I think there are cases where too much critical approval may perpetuate a myth the actual work can never live up to. Beyond Good & Evil is hardly a unique, enlightening, genre-defying masterpiece of interactive storytelling. But it is a cute, short, above-average action-adventure.

Krystian Majewski

Krystian Majewski was born in Warsaw and studied design at Köln International School of Design. Before, he was working on a mid-size console project for NEON Studios in Frankfurt. He helped establish a Master course in Game Design and Research at the Cologne Game Lab. Today he teaches Game Design at various institutions and develops independent games.

5 responses to “Beyond Beyond Good & Evil”

  1. Ava

    I agree! Only I didn’t find the length a weakness

  2. sirleto

    why isnt this a game design review / postet there?
    not enough for a review?
    … to be honest: im a bit sick of the LBP dick at the “starting page” of this blog for nearly a year now ;)

  3. Christophe

    I just buy the game too after all the praise I’ve heard about it.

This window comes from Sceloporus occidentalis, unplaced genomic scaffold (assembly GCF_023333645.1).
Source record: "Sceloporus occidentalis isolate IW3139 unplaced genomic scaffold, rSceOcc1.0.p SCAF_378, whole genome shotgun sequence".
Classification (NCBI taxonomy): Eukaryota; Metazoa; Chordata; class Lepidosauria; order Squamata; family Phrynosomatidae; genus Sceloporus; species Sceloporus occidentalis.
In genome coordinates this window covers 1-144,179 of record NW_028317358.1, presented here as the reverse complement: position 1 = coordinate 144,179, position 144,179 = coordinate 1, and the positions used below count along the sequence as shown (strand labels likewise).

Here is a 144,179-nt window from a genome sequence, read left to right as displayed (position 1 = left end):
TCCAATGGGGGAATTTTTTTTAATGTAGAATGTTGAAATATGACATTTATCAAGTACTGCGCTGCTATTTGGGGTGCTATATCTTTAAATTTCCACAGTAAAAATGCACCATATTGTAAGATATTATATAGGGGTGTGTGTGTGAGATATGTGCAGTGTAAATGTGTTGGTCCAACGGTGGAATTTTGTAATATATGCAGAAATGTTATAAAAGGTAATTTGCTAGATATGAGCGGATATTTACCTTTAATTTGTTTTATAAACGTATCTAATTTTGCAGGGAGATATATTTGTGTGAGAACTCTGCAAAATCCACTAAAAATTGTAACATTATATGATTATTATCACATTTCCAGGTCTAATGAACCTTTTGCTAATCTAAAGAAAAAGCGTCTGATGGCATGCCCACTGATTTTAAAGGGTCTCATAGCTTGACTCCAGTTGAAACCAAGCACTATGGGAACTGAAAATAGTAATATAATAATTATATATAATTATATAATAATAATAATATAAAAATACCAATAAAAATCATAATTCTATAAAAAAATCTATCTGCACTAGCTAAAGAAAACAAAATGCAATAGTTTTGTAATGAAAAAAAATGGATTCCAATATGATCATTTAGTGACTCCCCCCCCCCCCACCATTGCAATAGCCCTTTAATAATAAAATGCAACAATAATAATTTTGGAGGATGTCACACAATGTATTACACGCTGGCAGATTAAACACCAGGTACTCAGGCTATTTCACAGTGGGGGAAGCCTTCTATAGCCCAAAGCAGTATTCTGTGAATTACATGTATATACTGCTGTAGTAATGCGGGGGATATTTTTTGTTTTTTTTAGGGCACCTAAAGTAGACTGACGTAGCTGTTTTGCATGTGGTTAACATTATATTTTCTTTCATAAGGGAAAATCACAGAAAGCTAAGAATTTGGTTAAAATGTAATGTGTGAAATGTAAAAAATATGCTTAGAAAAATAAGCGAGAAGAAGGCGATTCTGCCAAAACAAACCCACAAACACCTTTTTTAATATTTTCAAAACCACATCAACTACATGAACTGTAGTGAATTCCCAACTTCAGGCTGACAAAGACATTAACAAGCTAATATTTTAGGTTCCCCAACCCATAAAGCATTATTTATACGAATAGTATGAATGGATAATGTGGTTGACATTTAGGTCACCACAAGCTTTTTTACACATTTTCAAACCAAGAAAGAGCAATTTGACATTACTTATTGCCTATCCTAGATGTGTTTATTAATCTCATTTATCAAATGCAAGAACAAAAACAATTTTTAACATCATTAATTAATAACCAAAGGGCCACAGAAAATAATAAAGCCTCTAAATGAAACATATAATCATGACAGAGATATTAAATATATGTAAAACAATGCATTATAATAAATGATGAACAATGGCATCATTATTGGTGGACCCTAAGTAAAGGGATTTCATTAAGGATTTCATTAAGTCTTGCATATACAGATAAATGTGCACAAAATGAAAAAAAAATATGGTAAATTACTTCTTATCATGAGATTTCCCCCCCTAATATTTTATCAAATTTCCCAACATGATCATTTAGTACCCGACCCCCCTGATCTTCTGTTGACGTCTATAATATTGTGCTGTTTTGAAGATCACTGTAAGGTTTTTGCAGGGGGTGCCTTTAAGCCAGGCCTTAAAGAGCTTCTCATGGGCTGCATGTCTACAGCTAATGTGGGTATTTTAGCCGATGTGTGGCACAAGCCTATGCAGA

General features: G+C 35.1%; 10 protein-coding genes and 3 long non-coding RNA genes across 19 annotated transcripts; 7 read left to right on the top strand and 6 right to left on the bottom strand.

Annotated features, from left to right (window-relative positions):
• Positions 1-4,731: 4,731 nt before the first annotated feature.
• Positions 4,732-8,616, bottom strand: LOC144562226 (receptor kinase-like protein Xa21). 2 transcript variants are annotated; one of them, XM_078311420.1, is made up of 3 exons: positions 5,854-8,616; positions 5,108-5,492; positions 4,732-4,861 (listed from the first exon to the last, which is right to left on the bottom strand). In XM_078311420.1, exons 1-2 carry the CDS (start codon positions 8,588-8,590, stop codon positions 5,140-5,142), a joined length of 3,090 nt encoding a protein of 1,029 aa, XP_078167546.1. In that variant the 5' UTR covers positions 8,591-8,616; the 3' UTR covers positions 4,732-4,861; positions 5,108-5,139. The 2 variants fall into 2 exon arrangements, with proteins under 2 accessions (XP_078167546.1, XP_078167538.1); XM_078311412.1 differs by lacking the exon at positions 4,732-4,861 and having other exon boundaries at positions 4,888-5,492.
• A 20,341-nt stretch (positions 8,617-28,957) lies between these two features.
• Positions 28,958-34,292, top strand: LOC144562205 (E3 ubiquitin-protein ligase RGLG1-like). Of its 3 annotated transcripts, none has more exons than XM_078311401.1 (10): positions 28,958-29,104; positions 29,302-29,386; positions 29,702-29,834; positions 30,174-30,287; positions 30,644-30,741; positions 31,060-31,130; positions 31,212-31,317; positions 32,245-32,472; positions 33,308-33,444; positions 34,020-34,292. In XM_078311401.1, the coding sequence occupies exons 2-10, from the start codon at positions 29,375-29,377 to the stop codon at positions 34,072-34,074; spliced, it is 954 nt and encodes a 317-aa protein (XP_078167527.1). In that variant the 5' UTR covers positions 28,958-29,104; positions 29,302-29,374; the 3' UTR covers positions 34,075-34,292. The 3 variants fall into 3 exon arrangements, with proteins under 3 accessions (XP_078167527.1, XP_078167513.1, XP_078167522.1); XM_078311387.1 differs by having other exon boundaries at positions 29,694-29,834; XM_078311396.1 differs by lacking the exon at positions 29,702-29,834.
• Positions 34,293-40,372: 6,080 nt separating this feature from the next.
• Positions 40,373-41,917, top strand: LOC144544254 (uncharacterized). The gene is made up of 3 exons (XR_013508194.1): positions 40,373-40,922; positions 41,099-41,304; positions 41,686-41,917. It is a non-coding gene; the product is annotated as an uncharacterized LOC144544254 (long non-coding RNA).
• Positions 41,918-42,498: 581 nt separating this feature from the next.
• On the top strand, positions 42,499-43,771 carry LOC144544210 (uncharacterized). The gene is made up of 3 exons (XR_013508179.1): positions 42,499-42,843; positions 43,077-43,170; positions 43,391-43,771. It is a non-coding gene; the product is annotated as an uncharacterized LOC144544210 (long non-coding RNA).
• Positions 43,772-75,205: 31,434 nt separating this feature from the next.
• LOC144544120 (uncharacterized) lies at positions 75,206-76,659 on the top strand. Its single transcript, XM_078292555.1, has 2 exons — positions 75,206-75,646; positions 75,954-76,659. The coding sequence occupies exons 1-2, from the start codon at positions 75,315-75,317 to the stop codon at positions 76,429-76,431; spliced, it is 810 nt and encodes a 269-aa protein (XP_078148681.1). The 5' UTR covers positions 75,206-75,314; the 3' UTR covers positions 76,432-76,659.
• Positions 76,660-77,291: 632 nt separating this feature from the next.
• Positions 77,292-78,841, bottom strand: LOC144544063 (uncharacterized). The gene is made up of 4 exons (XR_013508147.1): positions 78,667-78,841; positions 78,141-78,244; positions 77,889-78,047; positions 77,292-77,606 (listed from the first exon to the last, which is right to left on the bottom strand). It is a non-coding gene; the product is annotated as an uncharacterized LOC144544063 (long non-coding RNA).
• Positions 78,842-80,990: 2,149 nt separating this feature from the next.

I feel the same about it : it’s not that it’s a bad game … but it’s far from the cultural masterpiece I was expecting.

  4. Christophe

    also, the camera system really sucks.

  5. Mark

    I just completed the game 10 minutes ago, It taken me 39 Hours of gameplay so I can say that it depends on the person on how long it actually takes to complete the game. Although I did sit through the credits just to see the kids back in the light house but that didn’t happen to much of my disappointment. The way of travel is nice and the orb hunting and animal hunting, wasn’t really happy with camera angles at times as well as the remaining pearls that cant be used for anything. But the combat system is fun, and takes some determining on how to solve it’s puzzles, It should still be on a good shelf price despite its graphics because the game is very refined.


The Game Design Scrapbook is a second blog of group of three game designers from Germany. On our first blog, Game Design Reviews we describe some games we played and point out various interesting details. Unfortunately, we found out that we also need some place to collect quick and dirty ideas that pop into our minds. Hence, welcome to Game Design Scrapbook. You will encounter wild, random rantings. Many of then incoherent. Some of them maybe even in German. If you don't like it, you might enjoy Game Design Reviews more.